The facelifted Volkswagen Golf is officially here, and while the all-electric version hasn’t magically reappeared in the German company’s lineup, the plug-in hybrid versions of the hatchback got significant improvements.

As before, the two plug-in Golfs are called eHybrid and GTE, the latter being a sort of electrified version of the iconic GTI. 

Get Fully Charged

The new plug-in hybrid Golf seems like a great choice for commuters

The facelifted Volkswagen Golf in plug-in hybrid variety offers up to 62 miles of all-electric range (in the WLTP test, we assume). It can also be recharged at up to 50 kW and has a maximum range of about 620 miles with a full tank of gasoline.

Both are powered by a 1.5-liter TSI eco2 gasoline engine that works in tandem with an electric motor that gets juice from a 19.7-kilowatt-hour battery pack. According to Volkswagen, both versions can drive for up to 62 miles on electricity alone (on the WLTP cycle, we assume) and up to 620 miles in hybrid mode.

Recharging the high-voltage battery can be done from an AC source at up to 11 kilowatts, or from a DC fast charger at speeds up to 50 kW.

Power-wise, the eHybrid makes a combined 201 horsepower, while the GTE ups the figure to a more hot hatch-like 268 hp, which is actually 6 hp more than what the GTI is capable of with its 2.0-liter engine. The eHybrid and GTE transfer power to the wheels via a six-speed dual-clutch gearbox (the GTI has a seven-speed DSG).

That said, we’ll only get the Golf GTI here in the United States, making us a bit envious of Europeans who can get their hands on the plug-in hybrids. That’s because they went through some serious upgrades that make them a compelling choice for drivers who spend time both in cities, where the all-electric range comes in handy, and on long trips, where the gasoline engine can alleviate the range anxiety that some EV owners experience on high-mileage trips.

Gallery: Volkswagen Golf GTE (2024)

Compared to the previous iterations, the new plug-in hybrid Golf versions have a high-voltage battery that’s 9.1 kWh bigger (19.7 kWh vs. 10.6 kWh previously), more all-electric range (62 miles vs 50 miles on the outgoing models), a slightly bigger gasoline engine (1.5 liters vs 1.4 liters before), and about 27 hp extra in the case of the GTE.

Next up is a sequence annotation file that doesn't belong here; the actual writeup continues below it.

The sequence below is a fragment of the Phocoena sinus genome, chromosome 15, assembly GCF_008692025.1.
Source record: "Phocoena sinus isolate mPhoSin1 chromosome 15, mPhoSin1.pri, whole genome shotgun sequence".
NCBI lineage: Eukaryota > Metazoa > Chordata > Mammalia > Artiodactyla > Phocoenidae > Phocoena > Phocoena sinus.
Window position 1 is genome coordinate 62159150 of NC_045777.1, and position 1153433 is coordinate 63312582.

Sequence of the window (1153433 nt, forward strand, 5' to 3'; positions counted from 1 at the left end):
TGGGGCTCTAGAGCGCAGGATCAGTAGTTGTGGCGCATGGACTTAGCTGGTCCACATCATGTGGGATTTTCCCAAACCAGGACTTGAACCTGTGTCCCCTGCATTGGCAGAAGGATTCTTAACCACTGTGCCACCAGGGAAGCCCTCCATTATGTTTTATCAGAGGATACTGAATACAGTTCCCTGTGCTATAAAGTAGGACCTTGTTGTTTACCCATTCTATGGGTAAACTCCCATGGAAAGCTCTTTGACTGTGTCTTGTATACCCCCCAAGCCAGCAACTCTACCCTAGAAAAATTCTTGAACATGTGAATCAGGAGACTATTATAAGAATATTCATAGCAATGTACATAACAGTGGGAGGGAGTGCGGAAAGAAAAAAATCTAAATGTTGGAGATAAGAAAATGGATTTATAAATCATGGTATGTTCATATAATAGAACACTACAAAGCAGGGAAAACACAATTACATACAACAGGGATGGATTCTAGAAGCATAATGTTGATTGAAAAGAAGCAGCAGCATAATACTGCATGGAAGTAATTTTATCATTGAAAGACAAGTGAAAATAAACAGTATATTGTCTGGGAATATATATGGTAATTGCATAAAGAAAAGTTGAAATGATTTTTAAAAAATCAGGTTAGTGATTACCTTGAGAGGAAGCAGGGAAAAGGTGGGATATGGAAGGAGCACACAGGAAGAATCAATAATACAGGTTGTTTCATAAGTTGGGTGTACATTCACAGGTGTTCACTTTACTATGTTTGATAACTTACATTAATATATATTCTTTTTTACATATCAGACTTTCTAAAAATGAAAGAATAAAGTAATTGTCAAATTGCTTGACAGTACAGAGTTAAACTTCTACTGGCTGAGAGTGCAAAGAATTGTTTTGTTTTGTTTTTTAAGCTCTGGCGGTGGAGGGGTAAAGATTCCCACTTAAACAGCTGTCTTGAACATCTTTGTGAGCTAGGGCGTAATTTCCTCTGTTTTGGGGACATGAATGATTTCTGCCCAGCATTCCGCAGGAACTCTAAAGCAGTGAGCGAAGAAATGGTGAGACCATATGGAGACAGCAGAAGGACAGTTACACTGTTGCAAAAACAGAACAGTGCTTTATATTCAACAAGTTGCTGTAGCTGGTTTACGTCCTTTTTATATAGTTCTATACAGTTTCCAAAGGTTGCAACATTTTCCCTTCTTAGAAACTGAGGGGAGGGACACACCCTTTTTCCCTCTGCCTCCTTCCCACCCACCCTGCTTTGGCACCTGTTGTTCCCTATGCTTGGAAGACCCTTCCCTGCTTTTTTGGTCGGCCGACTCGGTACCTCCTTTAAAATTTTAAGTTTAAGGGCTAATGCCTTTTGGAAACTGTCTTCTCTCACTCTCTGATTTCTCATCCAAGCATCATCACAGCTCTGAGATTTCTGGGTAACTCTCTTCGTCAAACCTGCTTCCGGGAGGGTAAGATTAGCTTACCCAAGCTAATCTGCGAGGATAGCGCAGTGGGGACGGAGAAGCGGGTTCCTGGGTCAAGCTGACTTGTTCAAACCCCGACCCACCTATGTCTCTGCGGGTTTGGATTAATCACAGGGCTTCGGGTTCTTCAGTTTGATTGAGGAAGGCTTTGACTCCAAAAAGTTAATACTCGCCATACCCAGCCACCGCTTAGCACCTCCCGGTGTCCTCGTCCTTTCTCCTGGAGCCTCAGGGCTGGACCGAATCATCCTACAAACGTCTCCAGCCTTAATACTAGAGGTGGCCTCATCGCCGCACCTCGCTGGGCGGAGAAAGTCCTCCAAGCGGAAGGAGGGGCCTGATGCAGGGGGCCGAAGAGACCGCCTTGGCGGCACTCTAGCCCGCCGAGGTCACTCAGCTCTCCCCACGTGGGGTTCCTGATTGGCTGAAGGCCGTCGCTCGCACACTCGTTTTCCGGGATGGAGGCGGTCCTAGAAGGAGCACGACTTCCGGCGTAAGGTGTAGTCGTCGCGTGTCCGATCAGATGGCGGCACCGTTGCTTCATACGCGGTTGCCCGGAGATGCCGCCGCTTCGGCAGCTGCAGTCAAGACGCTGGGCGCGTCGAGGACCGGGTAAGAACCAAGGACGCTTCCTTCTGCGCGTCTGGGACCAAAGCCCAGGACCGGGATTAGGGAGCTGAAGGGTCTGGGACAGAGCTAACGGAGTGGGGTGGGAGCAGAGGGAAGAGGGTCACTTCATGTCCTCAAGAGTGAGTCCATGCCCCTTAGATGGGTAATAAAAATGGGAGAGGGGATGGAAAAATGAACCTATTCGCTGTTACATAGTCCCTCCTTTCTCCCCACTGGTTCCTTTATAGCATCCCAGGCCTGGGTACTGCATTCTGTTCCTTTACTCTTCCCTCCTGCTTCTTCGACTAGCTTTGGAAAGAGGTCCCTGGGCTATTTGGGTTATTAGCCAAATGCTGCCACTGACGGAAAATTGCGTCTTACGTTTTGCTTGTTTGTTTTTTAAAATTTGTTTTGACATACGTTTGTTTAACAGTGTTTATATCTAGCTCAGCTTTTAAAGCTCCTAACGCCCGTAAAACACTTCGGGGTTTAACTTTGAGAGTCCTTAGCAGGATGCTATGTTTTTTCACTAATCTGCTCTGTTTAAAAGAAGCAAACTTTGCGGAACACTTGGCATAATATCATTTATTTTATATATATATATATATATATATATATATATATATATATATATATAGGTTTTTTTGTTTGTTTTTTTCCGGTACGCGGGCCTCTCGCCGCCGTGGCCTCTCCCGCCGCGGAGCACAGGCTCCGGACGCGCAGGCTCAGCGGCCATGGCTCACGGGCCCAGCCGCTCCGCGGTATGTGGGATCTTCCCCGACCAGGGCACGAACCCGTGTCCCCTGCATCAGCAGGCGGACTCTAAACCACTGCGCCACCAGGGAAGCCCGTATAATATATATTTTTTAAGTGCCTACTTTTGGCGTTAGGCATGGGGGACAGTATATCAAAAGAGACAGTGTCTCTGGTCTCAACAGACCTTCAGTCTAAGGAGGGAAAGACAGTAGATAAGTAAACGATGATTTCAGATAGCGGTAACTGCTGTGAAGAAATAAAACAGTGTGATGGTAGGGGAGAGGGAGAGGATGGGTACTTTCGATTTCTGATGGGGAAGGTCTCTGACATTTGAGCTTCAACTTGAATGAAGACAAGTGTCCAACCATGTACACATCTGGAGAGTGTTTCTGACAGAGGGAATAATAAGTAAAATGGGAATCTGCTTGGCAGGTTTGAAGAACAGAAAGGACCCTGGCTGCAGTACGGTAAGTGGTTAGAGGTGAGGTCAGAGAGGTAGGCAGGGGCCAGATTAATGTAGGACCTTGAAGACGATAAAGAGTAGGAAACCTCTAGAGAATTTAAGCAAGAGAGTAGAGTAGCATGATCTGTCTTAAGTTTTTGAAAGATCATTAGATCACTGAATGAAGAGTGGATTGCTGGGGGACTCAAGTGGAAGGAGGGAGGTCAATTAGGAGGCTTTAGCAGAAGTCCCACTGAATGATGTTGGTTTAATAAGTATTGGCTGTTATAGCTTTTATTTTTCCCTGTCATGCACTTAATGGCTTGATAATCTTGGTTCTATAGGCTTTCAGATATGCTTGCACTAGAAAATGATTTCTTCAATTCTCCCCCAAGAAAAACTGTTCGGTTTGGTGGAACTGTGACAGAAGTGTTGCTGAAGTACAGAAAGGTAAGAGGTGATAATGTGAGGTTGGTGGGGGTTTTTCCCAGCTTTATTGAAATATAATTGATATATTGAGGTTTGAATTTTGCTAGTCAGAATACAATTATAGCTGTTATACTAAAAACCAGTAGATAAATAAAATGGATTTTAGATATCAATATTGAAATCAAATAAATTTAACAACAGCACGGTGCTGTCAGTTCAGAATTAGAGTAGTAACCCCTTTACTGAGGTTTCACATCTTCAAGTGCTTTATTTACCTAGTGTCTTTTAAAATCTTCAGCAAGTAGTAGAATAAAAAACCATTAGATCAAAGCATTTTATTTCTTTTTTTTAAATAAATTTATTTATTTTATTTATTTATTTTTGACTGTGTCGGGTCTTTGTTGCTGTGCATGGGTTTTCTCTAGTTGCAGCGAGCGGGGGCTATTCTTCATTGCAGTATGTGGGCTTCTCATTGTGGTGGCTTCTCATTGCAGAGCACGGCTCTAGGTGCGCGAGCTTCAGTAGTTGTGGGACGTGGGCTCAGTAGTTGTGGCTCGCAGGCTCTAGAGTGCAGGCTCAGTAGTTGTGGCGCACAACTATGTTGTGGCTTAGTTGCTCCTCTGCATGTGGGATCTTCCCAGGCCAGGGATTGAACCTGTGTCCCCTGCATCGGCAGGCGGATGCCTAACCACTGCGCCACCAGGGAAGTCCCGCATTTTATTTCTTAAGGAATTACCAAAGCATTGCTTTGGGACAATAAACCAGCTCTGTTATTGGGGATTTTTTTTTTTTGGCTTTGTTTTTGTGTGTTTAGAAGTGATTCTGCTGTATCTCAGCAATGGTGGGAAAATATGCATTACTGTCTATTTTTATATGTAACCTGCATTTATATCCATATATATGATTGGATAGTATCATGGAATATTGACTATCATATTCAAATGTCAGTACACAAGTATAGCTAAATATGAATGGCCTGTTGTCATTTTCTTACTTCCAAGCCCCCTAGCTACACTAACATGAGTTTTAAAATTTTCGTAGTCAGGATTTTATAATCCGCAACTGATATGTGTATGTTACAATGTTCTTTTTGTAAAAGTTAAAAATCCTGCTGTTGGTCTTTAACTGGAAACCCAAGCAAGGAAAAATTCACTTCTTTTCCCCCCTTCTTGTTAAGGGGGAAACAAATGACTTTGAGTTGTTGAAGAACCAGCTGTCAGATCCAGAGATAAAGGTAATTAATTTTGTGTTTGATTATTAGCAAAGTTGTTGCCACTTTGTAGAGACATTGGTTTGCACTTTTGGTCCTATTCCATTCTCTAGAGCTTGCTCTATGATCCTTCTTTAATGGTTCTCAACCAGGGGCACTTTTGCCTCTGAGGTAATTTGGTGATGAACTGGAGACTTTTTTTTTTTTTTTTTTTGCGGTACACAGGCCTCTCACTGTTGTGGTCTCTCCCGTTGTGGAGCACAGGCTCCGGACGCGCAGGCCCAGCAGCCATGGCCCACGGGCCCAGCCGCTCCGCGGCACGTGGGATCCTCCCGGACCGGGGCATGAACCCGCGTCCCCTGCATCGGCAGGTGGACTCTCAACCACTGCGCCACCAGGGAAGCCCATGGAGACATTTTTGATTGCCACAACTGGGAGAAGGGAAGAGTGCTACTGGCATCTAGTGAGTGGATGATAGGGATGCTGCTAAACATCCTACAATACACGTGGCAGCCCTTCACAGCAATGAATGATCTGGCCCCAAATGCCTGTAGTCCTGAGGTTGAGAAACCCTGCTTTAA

The charging speeds are also higher. The outgoing models could top up at 3.6 kW from a home charger (the new ones go up to 11 kW), and DC fast charging was non-existent.

Inside, there’s a new infotainment system that runs on VW’s fourth-generation MIB4 system. It brings new graphics, a new menu structure, and it’s simpler to operate than its predecessor.

Two screen sizes will be available for all of the new Golf versions, either a 10.4-inch touchscreen or a 12.9-inch unit as the top-of-the-line option. Beneath the screen, there are illuminated touch sliders for temperature and volume control, but they lack haptic feedback and there are no other physical knobs that can be used instead.

Volkswagen Golf GTE (2024)

Volkswagen Golf GTE (2024) interior

Outside, the facelifted Volkswagen Golf features newly designed LED headlights, slightly revised LED taillights, and a new front bumper, so you’ll still be able to easily identify one if you see it down the road. Optionally, so-called performance headlights will be available as part of a package that includes a horizontal LED light strip in the radiator grille and an illuminated VW badge. Because BMW and Mercedes-Benz can’t be the only ones offering light-up logos on their cars, right?

But what about those plug-in hybrids? We think they would have a place here in the U.S. where long commutes are typically the name of the game. Let us know in the comments if you agree.

Got a tip for us? Email: